I could have used a bit more of her navigational input on my drive up to Seattle for the conference. I got a late start, and a few hours later found myself zipping down the wrong exit ramp for no reason whatsoever and winding through a Washington suburb trying to find the freeway. But if you’re acquainted with my infamously flawed sense of direction, you know it wouldn’t have been a real trip if I didn’t take at least one unnecessary turn.

Detour aside, I made it to my friend’s home in Kirkland in time for an insane snack before we rounded up the rest of the Leite’s Culinaria posse, who hail from Anchorage to Austin to NYC. Our dinner at Delancey was a highlight, since I had been trying to visit for years and had never had the time or means to make it up there. Over pizza and prosecco (which, uh, had a starring role all weekend), we checked the conference schedule and snapped glamor shots of the food with our phones. All the better to tweet them with, my dears.

Right, so, the tweeting. I was in school for the past eighteen years, where gratuitous use of phones, laptops and otherwise tech-y gizmos was verboten. Not so at BHF, where every table looked like an Apple expo, and I felt like a Luddite with just my phone and ancient laptop. Hell, my phone doesn’t even have Siri. But for the purposes of occasional live-tweeting (not only was this not considered rude, it was useful for keeping track of the various panels and connecting with folks) and sharing photos, it got the job done.

I discovered some important secrets about food bloggers that weekend. First of all, this crowd is cheerful and clique-y–if you haven’t been tweeting, producing content, and commenting on other blogs for a long time, don’t expect to roll with the bigwigs. I saw introductions and smiles fly all weekend, though, and while there are certainly some weird politics deep within the blogging world, people are friendly and eager to meet one another. I did happily take advantage of being part of the E-Leite team (this is funny if you know about my job–oh, come on, it is), but it meant that I spent a lot of time shaking hands and silently reminding myself to “be cool be cool be cool don’t scare the bloggers!”

Second, writers are writers and not public speakers for a reason. I scribbled some amusing notes during the panels I attended, but I got more out of the discussions from conversations I had afterwards. That is not to say that the panels were unsuccessful, but it is clear that discussing the simultaneously personal and public act of blogging, in front of a live audience no less, is tricky no matter what approach you take.

Third, when it comes to food and drink, these people can put it away. It was a pleasure to eat with friends who know Seattle well; our crew made certain that the word “hungry” was not in our vocabulary. We had uproarious meals, all appropriately fueled by plenty of beverages, and mornings found us comparing hangover cures. This is the way I like to live, always tumbling towards the next meal, but by Sunday evening my stomach had announced, “Excuse me–you are not to consume any more charcuterie, cheese, or chocolate milkshakes until I say so.” (We have since reconciled.)

I stayed an extra night in Seattle, in part because I was already feeling sentimental for the Pacific Northwest, but mostly because we had established such a pleasant lifestyle for ourselves in such a short time: Eat, Drink, Tweet, Repeat. I can’t think of a better way to have ended my time in the PNW–I’m starting Phase Two with new blogs to read, new friends to @tweet, and some new writing tools under my belt. Along with a few Top Pot Doughnuts, obviously.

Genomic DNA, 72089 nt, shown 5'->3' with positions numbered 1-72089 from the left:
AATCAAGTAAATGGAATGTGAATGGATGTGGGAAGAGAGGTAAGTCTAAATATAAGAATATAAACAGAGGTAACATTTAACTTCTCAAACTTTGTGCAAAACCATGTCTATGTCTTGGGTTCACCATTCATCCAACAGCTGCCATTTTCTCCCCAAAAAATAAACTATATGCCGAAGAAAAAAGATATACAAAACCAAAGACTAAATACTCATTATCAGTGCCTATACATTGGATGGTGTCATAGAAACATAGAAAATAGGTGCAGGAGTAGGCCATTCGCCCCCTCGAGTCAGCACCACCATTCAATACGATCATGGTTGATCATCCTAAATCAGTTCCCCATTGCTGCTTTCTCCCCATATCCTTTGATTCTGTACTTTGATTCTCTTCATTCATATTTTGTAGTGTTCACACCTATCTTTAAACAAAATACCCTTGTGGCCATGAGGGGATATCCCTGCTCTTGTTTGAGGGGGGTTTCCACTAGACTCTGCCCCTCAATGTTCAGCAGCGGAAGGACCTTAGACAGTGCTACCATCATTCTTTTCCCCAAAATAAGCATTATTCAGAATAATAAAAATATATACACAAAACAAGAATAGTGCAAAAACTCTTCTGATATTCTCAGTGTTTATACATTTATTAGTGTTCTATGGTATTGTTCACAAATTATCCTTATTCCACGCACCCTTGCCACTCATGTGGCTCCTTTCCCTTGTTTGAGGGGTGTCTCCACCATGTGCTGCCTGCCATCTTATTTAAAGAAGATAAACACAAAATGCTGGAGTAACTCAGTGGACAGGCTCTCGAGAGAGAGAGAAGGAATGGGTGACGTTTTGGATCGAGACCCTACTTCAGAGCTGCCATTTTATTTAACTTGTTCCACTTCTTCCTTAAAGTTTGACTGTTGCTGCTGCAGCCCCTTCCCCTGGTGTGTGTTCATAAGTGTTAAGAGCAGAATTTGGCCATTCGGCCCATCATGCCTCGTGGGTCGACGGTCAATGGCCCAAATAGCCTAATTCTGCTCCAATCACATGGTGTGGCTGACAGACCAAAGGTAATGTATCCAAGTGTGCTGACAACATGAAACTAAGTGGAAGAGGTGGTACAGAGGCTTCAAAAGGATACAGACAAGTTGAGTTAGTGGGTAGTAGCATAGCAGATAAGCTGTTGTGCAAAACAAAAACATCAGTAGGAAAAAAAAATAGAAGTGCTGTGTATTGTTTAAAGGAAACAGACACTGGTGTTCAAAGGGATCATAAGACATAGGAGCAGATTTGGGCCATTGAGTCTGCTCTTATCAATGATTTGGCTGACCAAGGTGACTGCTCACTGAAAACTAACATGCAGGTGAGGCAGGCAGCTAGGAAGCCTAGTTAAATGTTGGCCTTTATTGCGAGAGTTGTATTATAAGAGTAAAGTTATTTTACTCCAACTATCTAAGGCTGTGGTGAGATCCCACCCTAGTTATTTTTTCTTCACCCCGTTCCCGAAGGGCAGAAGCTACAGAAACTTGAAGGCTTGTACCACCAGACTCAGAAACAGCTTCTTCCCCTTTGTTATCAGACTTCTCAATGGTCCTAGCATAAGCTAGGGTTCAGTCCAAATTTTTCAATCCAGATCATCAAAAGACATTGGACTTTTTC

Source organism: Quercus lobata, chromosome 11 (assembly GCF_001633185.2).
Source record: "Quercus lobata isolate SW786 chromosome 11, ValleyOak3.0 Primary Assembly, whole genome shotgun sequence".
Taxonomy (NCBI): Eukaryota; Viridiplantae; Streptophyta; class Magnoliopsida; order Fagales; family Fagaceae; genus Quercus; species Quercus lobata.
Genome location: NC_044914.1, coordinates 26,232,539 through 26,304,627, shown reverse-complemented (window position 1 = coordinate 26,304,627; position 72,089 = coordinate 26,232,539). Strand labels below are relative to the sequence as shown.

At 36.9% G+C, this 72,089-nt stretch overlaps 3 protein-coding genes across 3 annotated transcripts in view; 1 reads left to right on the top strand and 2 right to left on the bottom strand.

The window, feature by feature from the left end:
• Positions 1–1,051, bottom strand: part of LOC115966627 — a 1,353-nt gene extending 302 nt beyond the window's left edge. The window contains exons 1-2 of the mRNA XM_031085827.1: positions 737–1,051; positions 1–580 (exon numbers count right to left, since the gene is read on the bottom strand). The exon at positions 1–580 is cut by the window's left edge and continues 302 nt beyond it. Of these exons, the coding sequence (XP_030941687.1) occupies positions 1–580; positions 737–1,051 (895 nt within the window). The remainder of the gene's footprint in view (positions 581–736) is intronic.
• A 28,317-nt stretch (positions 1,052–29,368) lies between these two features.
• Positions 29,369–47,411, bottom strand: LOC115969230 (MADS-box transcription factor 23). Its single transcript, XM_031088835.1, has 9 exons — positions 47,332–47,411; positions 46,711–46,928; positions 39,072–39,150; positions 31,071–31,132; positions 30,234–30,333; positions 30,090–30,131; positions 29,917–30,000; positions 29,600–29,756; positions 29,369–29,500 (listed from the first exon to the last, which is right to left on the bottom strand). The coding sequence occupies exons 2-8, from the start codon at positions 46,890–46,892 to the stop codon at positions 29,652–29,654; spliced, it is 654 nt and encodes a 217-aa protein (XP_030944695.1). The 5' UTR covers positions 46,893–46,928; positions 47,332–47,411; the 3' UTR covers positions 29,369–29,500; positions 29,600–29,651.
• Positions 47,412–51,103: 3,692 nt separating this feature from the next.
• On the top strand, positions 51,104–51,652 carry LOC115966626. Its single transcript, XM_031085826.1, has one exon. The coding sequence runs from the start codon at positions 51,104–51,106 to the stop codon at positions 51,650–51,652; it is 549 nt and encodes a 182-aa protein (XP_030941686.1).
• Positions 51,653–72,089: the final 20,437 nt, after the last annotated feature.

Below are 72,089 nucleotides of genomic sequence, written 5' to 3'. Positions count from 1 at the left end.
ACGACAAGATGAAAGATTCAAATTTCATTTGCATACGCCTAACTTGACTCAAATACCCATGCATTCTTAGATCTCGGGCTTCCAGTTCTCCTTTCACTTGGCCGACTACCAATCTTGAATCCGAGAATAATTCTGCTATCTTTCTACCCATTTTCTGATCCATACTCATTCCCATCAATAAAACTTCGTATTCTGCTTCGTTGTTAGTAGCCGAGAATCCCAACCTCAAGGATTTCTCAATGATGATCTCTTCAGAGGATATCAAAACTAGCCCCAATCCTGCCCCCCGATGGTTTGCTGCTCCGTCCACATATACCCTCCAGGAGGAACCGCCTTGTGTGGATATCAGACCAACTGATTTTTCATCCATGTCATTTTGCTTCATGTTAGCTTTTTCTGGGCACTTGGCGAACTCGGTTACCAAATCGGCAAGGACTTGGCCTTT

My mise en place

As soon as I set up this site with the help of my housemate (hi, Sean!), I got an uneasy feeling that we had created a monster. Not because I’m a monster, although if you make me wait too long for breakfast we will have a situation, but because I’m being haunted by the words of Amanda Hesser. Amanda is a well-known food writer and curator of Food52, and recently published an article entitled Advice for Future Food Writers (full text is on their site, here). I read it in April, when I was two weeks away from turning in my undergraduate thesis, and what started as a little pleasure reading for procrastination soon became a full-blown “What am I going to do with my life?!” crisis.

Amanda’s essay can seem grim if you scan it quickly, late at night, and under the influence of way too much caffeine. Her premise is that, as an established author in the rapidly-changing food community, she no longer advises aspiring food writers to start a career focused exclusively on their writing. It simply cannot be done anymore; food publications and their budgets are dwindling and the proliferation of blogs (food and otherwise) has made it harder to stand out as a fledgling writer. These observations made perfect sense to me and confirmed some of my suspicions about the state of food blogging, but after my first brief read-through of the article I felt queasy and a little angry. I’ve only wanted to be a Saveur contributor since I was oh, 9 years old.

However, I regard the food writing community as I do a crowded kitchen: when someone who knows what they’re talking about pipes up, you get out of the way and listen. Amanda Hesser has never let me down culinarily and her own publications are impressive, so it seemed only right to give her article a more studied read. As it turns out, it doesn’t really warrant all the hand-wringing and sighing on my part and Amanda is not out to squash my dreams after all, so I can blame my earlier hysteria on thesis-related madness. Advice for Future Food Writers concludes with a list of Amanda’s new recommendations, and the future is starting to smell a lot riper (in a fresh nectarine kind of way, not a Limburger cheese way). My takeaway from the article is that it is most important to get busy collecting experiences with food whether you’re growing it, preparing it, selling it, or writing about it.  Then you’ll build yourself a nice foundation in the food world and contribute to what is already an amazing community.